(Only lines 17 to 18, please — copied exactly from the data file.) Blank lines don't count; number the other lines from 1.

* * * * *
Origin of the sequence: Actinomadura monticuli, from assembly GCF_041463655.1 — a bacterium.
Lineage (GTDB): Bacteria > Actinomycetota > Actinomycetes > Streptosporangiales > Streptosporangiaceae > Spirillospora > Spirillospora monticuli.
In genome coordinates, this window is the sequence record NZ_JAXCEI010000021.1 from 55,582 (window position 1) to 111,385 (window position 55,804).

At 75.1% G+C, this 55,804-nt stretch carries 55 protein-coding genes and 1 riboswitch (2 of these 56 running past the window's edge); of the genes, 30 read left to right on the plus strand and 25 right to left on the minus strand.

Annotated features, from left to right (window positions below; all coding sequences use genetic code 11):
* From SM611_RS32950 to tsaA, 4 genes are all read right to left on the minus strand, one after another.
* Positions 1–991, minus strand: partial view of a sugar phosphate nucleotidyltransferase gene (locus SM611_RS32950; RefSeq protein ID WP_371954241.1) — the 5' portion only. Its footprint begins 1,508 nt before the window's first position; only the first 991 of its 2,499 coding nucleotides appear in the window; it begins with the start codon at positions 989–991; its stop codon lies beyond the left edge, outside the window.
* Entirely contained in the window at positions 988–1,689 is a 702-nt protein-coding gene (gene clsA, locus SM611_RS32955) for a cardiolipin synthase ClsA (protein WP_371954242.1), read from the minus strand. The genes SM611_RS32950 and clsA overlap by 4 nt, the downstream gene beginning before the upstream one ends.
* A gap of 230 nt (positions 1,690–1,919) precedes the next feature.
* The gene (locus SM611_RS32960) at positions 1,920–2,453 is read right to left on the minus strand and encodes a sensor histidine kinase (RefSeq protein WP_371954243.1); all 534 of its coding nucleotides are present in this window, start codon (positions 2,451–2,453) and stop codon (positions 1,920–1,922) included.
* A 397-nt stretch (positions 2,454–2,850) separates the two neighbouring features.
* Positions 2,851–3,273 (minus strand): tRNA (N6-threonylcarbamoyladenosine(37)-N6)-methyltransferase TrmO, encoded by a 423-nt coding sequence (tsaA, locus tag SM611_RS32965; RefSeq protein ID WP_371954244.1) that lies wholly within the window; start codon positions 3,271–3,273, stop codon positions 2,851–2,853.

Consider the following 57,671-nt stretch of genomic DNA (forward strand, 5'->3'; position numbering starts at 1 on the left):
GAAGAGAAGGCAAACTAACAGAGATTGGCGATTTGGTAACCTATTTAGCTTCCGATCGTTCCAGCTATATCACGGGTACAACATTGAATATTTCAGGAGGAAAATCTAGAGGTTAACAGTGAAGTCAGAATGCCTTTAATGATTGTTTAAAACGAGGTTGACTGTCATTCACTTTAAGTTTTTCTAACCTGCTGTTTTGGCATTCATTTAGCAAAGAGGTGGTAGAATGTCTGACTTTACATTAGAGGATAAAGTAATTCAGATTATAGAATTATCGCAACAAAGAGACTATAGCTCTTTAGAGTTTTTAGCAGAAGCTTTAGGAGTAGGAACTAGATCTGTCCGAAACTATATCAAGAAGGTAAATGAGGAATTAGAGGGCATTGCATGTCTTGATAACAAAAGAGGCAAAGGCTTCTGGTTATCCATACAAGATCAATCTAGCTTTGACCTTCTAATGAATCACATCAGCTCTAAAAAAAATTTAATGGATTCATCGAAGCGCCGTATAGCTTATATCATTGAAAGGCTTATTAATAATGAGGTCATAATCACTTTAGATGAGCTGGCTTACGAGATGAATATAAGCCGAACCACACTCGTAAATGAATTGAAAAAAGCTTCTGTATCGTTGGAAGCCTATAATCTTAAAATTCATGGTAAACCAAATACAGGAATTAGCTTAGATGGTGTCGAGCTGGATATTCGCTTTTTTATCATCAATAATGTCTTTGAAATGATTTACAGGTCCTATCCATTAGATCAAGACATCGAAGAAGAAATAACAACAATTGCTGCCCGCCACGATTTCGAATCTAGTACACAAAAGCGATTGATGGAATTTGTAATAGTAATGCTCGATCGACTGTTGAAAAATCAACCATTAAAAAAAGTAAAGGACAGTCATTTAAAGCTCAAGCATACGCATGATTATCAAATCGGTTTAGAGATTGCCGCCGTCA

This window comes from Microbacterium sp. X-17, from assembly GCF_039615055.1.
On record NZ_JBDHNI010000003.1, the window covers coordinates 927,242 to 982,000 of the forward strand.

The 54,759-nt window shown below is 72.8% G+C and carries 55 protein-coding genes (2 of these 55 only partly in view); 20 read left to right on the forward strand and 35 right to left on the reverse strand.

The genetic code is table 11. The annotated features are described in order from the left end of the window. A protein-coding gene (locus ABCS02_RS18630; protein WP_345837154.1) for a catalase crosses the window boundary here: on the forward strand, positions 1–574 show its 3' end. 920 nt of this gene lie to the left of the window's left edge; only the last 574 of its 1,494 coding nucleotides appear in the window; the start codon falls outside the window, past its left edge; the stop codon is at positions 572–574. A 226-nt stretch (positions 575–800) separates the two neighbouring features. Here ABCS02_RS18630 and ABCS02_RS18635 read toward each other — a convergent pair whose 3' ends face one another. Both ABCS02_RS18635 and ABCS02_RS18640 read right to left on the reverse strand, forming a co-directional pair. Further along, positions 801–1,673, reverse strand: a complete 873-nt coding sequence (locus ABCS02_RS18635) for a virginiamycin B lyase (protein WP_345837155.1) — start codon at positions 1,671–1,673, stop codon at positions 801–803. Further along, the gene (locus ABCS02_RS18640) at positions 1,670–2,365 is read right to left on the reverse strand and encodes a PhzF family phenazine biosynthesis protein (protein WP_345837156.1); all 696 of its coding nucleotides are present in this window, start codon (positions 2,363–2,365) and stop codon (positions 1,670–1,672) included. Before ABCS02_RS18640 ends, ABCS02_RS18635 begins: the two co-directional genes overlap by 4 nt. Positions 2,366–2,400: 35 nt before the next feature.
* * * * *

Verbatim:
The 54,759-nt window shown below is 72.8% G+C and carries 55 protein-coding genes (2 of these 55 only partly in view); 20 read left to right on the forward strand and 35 right to left on the reverse strand.

The genetic code is table 11. The annotated features are described in order from the left end of the window. A protein-coding gene (locus ABCS02_RS18630; protein WP_345837154.1) for a catalase crosses the window boundary here: on the forward strand, positions 1–574 show its 3' end. 920 nt of this gene lie to the left of the window's left edge; only the last 574 of its 1,494 coding nucleotides appear in the window; the start codon falls outside the window, past its left edge; the stop codon is at positions 572–574. A 226-nt stretch (positions 575–800) separates the two neighbouring features. Here ABCS02_RS18630 and ABCS02_RS18635 read toward each other — a convergent pair whose 3' ends face one another. Both ABCS02_RS18635 and ABCS02_RS18640 read right to left on the reverse strand, forming a co-directional pair. Further along, positions 801–1,673, reverse strand: a complete 873-nt coding sequence (locus ABCS02_RS18635) for a virginiamycin B lyase (protein WP_345837155.1) — start codon at positions 1,671–1,673, stop codon at positions 801–803. Further along, the gene (locus ABCS02_RS18640) at positions 1,670–2,365 is read right to left on the reverse strand and encodes a PhzF family phenazine biosynthesis protein (protein WP_345837156.1); all 696 of its coding nucleotides are present in this window, start codon (positions 2,363–2,365) and stop codon (positions 1,670–1,672) included. Before ABCS02_RS18640 ends, ABCS02_RS18635 begins: the two co-directional genes overlap by 4 nt. Positions 2,366–2,400: 35 nt before the next feature.